Indeed, the original vigilante movie trend, which continued through the mid-1980s, was sparked by the enormous popularity of 1974's Death Wish, an adaptation of the best-selling Brian Garfield novel, starring Charles Bronson as a pacifist New York architect who transforms into a fascistic killer following the murder of his wife and the rape of his daughter. Released into a post-Vietnam, post-Watergate nation, the film tapped acutely into audience feelings of powerlessness and paranoia, and it spawned a veritable cottage industry of Canal Street-caliber knock-offs with titles such as The Exterminator, Fighting Back, Vigilante, and Don't Mess With My Sister. (Over the next 20 years, there would also be four official Death Wish sequels.)
Garfield, for his part, was so distressed by the Death Wish movie and its tacit endorsement of the Bronson character's actions that he wrote another novel, Death Sentence, out of frustration. And though Wan is quick to note that his adaptation of Death Sentence (which was scripted by Ian Jeffers and an uncredited Garfield) takes considerable liberty with the novel's plot, it nevertheless stays true to Garfield's essential theme — that with each successive kill, Nick Hume moves one step closer to becoming the very type of amoral criminal he despises. It's a transformation Wan envisions in both psychological and physical terms, right up to a startling scene in which a bloodied and battered Bacon shaves his head bald in the style of the vicious gang leader whose name is at the top of his hit list.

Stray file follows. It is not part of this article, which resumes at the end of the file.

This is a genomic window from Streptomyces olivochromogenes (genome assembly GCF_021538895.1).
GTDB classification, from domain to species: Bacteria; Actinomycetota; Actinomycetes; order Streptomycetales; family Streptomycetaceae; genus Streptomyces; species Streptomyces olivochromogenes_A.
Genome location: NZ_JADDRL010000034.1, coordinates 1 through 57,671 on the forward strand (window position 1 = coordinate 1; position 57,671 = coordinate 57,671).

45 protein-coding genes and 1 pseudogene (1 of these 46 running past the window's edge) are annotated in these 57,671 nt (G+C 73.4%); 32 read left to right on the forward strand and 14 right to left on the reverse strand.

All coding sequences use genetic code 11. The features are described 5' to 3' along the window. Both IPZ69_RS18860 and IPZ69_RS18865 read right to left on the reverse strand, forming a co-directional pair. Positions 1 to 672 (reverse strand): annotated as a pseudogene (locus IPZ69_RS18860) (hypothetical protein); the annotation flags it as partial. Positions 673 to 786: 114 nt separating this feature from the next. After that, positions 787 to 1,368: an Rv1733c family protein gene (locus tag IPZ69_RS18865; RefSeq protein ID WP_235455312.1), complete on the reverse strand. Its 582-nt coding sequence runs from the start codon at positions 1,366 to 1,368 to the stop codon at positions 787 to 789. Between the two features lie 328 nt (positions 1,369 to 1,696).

"We knew that making a revenge movie in today's climate would be really sticky," says Wan, who stresses that Death Sentence isn't a vigilante movie in the traditional sense because the main character's actions are directed solely against the individuals who caused his family harm. "We all agreed that violence begets violence and you can't solve issues with more violence. I know that sounds really simplistic, but that's what we wanted to touch on."